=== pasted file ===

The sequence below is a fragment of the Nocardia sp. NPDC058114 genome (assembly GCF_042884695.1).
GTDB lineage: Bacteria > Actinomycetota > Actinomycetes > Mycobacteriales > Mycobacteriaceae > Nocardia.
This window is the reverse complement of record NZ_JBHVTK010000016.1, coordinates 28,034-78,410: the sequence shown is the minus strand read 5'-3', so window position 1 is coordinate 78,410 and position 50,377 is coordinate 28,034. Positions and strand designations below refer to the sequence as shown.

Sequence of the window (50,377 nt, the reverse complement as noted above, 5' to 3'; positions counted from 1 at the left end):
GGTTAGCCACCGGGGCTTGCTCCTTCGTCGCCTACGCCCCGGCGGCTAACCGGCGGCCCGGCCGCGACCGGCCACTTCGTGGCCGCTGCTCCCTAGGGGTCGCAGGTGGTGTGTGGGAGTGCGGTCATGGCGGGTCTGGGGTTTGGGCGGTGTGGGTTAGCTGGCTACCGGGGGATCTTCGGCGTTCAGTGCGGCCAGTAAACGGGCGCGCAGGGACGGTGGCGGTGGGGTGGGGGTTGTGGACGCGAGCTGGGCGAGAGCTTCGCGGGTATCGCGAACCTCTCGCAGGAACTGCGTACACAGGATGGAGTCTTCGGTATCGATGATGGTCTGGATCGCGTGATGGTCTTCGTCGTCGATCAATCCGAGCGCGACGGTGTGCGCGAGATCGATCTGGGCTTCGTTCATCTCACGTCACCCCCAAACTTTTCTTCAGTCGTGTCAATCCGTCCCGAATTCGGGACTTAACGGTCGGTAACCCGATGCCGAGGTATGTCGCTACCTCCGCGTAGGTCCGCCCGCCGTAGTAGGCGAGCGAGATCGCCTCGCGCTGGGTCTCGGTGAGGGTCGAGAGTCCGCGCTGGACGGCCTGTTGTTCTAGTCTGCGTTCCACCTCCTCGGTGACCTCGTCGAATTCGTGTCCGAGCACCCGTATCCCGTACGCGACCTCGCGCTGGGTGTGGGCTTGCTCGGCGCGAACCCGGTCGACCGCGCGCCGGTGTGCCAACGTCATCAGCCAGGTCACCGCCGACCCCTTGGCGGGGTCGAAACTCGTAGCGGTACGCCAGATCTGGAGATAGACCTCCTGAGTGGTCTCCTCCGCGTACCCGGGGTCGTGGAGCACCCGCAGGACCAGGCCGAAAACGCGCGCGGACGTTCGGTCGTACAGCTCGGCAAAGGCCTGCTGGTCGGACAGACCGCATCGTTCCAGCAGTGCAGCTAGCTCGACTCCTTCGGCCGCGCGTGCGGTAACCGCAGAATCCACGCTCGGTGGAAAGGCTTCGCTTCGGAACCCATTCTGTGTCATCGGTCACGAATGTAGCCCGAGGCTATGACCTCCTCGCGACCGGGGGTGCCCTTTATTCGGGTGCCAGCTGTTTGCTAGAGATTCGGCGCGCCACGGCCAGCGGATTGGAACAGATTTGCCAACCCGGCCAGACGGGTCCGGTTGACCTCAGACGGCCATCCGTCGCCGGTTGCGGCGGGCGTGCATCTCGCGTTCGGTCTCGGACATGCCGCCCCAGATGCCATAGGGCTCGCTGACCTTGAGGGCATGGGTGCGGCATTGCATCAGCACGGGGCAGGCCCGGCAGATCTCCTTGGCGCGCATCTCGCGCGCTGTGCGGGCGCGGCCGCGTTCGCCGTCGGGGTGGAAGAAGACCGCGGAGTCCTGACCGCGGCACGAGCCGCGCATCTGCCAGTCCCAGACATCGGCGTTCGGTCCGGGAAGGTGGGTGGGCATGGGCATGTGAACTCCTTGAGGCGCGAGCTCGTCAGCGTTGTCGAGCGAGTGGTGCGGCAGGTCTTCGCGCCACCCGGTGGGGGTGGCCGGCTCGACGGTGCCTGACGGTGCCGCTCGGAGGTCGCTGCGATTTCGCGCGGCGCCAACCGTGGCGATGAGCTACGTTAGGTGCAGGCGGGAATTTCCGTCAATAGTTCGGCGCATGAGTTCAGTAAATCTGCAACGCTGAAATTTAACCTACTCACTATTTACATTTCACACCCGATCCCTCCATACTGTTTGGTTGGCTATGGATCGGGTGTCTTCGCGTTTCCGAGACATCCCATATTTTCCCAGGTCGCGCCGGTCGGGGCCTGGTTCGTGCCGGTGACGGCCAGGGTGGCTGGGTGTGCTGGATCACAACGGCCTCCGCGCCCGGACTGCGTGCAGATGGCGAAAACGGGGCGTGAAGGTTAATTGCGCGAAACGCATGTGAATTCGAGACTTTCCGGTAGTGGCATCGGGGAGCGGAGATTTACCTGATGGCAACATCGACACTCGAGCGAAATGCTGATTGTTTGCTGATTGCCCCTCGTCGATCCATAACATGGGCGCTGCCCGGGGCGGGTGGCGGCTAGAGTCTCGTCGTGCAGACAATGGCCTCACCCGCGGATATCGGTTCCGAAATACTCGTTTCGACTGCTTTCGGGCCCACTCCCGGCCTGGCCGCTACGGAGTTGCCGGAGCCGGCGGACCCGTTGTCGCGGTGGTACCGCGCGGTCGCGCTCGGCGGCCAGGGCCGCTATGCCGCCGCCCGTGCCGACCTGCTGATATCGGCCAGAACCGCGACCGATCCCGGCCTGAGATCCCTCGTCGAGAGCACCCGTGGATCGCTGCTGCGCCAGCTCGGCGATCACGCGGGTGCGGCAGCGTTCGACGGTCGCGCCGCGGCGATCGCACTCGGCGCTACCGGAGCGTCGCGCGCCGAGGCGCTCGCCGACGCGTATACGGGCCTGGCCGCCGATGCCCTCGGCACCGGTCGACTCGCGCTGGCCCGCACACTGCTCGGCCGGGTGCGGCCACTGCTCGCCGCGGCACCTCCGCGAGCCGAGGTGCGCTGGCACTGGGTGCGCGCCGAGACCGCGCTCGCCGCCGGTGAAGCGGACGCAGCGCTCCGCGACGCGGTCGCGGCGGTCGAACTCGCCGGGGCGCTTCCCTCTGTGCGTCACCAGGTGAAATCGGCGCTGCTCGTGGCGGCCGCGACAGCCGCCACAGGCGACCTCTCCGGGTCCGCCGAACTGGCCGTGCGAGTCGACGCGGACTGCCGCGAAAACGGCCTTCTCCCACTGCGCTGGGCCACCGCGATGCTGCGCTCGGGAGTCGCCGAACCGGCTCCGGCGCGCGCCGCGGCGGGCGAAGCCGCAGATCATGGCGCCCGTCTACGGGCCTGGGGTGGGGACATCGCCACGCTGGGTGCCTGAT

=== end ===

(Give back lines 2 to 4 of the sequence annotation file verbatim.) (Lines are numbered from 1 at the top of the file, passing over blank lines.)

GTDB lineage: Bacteria > Actinomycetota > Actinomycetes > Mycobacteriales > Mycobacteriaceae > Nocardia.
This window is the reverse complement of record NZ_JBHVTK010000016.1, coordinates 28,034-78,410: the sequence shown is the minus strand read 5'-3', so window position 1 is coordinate 78,410 and position 50,377 is coordinate 28,034. Positions and strand designations below refer to the sequence as shown.

Sequence of the window (50,377 nt, the reverse complement as noted above, 5' to 3'; positions counted from 1 at the left end):